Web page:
Professor Kate Poirier | D772 | Spring 2023

Category: Project #1 (Page 1 of 8)

Project #1 – 4.2 Cooling and Mixing

Good day/evening classmates, in this post you will learn about 1 of the applications of First-Order Differential Equations. Specifically one of the topics found in Chapter 2, Section 4.2 of the Textbook ‘Elementary Differential Equations’ by author William F. Trench.

It talks about Cooling and Mixing problems. These kinds of problems are related to real world issues regarding the Mixture of certain components within a solution and the change of temperature of objects at a given time. Here the topic of Cooling is introduced and explained, examples are also provided.

Lesson Summary

Newton’s Law of Cooling is a physical law that describes the behavior of the temperature of an object when it is in contact with a surrounding environment that is at a different temperature. This law was first formulated by Sir Isaac Newton in the late 17th century, and it has since been used to explain a wide range of phenomena in fields ranging from engineering to meteorology.

This equation can be used to model the cooling of an object that is initially hotter than its surrounding environment. As time passes, the temperature of the object will decrease until it reaches the same temperature as the surrounding environment.

As mentioned Newton’s law of cooling describes the rate at which an object cools as it loses heat to its surroundings. It states that the rate of cooling is proportional to the difference between the object’s temperature and the ambient temperature. This can be expressed as a first-order linear ordinary differential equation:

dT/dt = -k(T – T-a)

where T is the temperature of the object, T_a is the ambient temperature, t is time, and k is a constant that depends on the object’s physical properties and the properties of the surrounding medium.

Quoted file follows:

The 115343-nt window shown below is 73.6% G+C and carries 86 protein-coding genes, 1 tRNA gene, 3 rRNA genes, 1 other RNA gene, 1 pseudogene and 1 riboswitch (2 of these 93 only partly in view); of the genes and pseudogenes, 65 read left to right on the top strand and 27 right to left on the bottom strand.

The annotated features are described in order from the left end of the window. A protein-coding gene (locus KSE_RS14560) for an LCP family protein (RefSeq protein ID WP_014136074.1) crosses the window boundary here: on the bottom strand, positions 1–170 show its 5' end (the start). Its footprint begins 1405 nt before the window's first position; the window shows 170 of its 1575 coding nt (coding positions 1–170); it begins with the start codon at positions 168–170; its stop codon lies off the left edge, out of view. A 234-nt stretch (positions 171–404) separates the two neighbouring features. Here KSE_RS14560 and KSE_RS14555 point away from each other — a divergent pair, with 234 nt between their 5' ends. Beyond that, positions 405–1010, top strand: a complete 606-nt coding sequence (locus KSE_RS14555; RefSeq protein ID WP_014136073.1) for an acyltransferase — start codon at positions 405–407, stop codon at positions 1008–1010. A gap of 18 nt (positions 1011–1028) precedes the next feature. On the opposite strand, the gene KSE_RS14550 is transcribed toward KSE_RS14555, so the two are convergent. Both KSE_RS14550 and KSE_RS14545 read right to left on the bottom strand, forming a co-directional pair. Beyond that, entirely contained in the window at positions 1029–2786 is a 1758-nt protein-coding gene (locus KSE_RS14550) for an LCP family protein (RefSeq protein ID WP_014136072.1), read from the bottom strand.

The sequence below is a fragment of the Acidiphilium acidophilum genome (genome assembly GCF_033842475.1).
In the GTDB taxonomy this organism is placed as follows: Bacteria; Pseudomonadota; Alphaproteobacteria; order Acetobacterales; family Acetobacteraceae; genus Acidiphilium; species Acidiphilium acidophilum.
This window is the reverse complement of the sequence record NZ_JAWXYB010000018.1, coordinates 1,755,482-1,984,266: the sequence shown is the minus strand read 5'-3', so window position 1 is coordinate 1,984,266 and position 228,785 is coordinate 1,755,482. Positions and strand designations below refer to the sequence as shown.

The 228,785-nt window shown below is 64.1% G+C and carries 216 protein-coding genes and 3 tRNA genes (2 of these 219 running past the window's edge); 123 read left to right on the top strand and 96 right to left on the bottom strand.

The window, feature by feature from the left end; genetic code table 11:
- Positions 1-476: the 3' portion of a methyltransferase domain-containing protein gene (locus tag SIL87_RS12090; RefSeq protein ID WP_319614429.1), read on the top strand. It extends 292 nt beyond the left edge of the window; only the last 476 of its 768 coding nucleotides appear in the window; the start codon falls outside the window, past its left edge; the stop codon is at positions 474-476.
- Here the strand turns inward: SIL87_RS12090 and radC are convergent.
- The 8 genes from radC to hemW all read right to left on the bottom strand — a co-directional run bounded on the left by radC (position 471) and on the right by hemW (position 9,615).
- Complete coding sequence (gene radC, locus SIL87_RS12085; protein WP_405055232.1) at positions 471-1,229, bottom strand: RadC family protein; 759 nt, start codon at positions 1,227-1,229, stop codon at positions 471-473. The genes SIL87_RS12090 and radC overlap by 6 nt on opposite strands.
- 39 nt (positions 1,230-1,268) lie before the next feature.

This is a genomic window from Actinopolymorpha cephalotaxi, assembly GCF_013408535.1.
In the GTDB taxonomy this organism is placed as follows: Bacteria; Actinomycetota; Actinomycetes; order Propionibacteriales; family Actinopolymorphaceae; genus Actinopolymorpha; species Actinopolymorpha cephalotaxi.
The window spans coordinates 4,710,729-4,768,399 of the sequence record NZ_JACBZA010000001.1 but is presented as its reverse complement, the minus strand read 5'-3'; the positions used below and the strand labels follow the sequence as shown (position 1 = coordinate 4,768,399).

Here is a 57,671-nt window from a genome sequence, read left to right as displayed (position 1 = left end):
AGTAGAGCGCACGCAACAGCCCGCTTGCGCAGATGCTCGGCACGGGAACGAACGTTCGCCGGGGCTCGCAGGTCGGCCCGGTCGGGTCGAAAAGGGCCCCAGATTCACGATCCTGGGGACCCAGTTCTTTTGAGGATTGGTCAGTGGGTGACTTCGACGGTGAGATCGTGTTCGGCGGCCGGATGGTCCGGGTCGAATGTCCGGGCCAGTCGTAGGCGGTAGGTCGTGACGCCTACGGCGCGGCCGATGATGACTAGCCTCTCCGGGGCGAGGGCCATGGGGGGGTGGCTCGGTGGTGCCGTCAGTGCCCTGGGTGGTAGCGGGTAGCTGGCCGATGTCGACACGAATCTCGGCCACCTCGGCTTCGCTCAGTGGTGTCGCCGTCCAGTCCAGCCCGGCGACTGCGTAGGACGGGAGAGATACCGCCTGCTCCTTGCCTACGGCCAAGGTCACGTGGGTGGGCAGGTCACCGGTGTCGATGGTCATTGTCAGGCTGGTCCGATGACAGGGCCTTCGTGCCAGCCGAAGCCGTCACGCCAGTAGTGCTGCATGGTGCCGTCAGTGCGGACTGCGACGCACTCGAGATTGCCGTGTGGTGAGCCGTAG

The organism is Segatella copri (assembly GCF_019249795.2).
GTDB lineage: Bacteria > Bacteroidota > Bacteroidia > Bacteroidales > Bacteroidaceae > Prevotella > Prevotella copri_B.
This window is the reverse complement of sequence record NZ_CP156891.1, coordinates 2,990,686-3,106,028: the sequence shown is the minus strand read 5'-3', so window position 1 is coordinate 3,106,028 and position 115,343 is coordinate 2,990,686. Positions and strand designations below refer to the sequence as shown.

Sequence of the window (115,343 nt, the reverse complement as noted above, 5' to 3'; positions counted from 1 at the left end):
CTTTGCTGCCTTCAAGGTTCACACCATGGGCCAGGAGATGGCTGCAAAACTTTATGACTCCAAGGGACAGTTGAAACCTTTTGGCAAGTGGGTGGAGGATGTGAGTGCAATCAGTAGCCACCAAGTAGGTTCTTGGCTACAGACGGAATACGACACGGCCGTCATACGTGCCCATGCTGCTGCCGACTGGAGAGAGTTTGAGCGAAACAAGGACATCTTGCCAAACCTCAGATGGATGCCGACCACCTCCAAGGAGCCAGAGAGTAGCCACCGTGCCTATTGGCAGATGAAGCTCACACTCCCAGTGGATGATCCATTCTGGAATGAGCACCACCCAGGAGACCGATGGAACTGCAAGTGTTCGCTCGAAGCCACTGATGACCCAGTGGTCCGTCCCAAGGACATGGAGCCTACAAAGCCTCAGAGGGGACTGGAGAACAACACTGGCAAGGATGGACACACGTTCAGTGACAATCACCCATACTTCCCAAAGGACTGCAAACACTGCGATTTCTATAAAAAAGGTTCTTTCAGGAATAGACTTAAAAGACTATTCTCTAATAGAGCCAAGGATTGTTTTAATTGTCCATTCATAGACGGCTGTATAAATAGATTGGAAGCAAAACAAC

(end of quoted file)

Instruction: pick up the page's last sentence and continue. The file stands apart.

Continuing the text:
The solution to this equation can be found using the separation of variables, which involves isolating the variables on opposite sides of the equation and integrating both sides. The result is an exponential decay function that describes the temperature of the object at any given time.

In conclusion, Newton’s Law of Cooling is a fundamental law of physics that describes the behavior of the temperature of an object in contact with a surrounding environment. By understanding this law and its applications, we can better understand the behavior of systems that involve heat transfer and design more effective cooling systems for a variety of applications.

Example Problems

Example #1

Here are some examples worked on by other colleagues, and videos to use as guides towards getting to know the solutions and how to work these kinds of problems.

Made and solved by: Ricky Lin and Javier Bonilla

Example #2

Made and solved by: Nirvana Seeram and Jose Rodriguez

Example #3

Chart, table

Description automatically generated

Made and solved by: benjamin yusufov

Example #4

Made and solved by: Javier Garcia and Damian Brathwaite

Click here to access Javier Garcia’s supporting document

Example #5

Made and solved by: Ameer and Kevin

Example #6.

made and solved by: anushan thavasundaram and atta.

Try It Out Yourself!

Here is a questions selected by one of out group members for you to try!

Click here to see the answer!

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